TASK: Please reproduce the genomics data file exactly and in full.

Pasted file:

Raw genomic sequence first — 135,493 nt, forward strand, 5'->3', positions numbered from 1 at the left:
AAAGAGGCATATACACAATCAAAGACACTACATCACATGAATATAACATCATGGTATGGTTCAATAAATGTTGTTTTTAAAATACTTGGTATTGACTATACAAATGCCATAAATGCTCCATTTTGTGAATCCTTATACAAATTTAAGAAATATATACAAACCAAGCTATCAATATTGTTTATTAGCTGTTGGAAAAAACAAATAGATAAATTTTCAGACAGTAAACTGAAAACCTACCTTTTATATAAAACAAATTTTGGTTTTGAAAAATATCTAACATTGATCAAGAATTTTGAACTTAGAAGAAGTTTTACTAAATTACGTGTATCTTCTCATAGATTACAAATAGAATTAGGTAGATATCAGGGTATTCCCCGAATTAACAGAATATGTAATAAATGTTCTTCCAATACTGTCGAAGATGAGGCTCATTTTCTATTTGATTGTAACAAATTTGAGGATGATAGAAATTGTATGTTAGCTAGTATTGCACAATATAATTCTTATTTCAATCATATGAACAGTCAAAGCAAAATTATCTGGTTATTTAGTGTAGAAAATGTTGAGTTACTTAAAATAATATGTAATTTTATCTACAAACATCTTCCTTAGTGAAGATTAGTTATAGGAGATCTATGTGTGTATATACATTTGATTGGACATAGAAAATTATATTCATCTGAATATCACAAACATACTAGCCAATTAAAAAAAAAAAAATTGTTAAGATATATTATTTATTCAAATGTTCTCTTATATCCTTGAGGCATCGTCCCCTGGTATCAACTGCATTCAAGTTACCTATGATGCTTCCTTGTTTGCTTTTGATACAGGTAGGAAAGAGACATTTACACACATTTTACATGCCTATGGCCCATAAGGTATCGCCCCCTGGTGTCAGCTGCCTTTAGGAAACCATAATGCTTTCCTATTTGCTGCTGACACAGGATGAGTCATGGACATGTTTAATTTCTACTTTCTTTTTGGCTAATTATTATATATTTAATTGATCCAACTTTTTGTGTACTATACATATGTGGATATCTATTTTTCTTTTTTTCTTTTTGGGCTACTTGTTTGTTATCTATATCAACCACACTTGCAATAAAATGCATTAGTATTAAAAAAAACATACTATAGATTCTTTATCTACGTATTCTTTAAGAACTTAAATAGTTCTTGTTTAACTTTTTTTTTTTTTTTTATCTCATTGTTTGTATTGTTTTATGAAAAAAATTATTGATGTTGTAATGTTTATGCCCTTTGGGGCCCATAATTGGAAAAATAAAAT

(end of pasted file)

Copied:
Raw genomic sequence first — 135,493 nt, forward strand, 5'->3', positions numbered from 1 at the left:
AAAGAGGCATATACACAATCAAAGACACTACATCACATGAATATAACATCATGGTATGGTTCAATAAATGTTGTTTTTAAAATACTTGGTATTGACTATACAAATGCCATAAATGCTCCATTTTGTGAATCCTTATACAAATTTAAGAAATATATACAAACCAAGCTATCAATATTGTTTATTAGCTGTTGGAAAAAACAAATAGATAAATTTTCAGACAGTAAACTGAAAACCTACCTTTTATATAAAACAAATTTTGGTTTTGAAAAATATCTAACATTGATCAAGAATTTTGAACTTAGAAGAAGTTTTACTAAATTACGTGTATCTTCTCATAGATTACAAATAGAATTAGGTAGATATCAGGGTATTCCCCGAATTAACAGAATATGTAATAAATGTTCTTCCAATACTGTCGAAGATGAGGCTCATTTTCTATTTGATTGTAACAAATTTGAGGATGATAGAAATTGTATGTTAGCTAGTATTGCACAATATAATTCTTATTTCAATCATATGAACAGTCAAAGCAAAATTATCTGGTTATTTAGTGTAGAAAATGTTGAGTTACTTAAAATAATATGTAATTTTATCTACAAACATCTTCCTTAGTGAAGATTAGTTATAGGAGATCTATGTGTGTATATACATTTGATTGGACATAGAAAATTATATTCATCTGAATATCACAAACATACTAGCCAATTAAAAAAAAAAAAATTGTTAAGATATATTATTTATTCAAATGTTCTCTTATATCCTTGAGGCATCGTCCCCTGGTATCAACTGCATTCAAGTTACCTATGATGCTTCCTTGTTTGCTTTTGATACAGGTAGGAAAGAGACATTTACACACATTTTACATGCCTATGGCCCATAAGGTATCGCCCCCTGGTGTCAGCTGCCTTTAGGAAACCATAATGCTTTCCTATTTGCTGCTGACACAGGATGAGTCATGGACATGTTTAATTTCTACTTTCTTTTTGGCTAATTATTATATATTTAATTGATCCAACTTTTTGTGTACTATACATATGTGGATATCTATTTTTCTTTTTTTCTTTTTGGGCTACTTGTTTGTTATCTATATCAACCACACTTGCAATAAAATGCATTAGTATTAAAAAAAACATACTATAGATTCTTTATCTACGTATTCTTTAAGAACTTAAATAGTTCTTGTTTAACTTTTTTTTTTTTTTTTATCTCATTGTTTGTATTGTTTTATGAAAAAAATTATTGATGTTGTAATGTTTATGCCCTTTGGGGCCCATAATTGGAAAAATAAAAT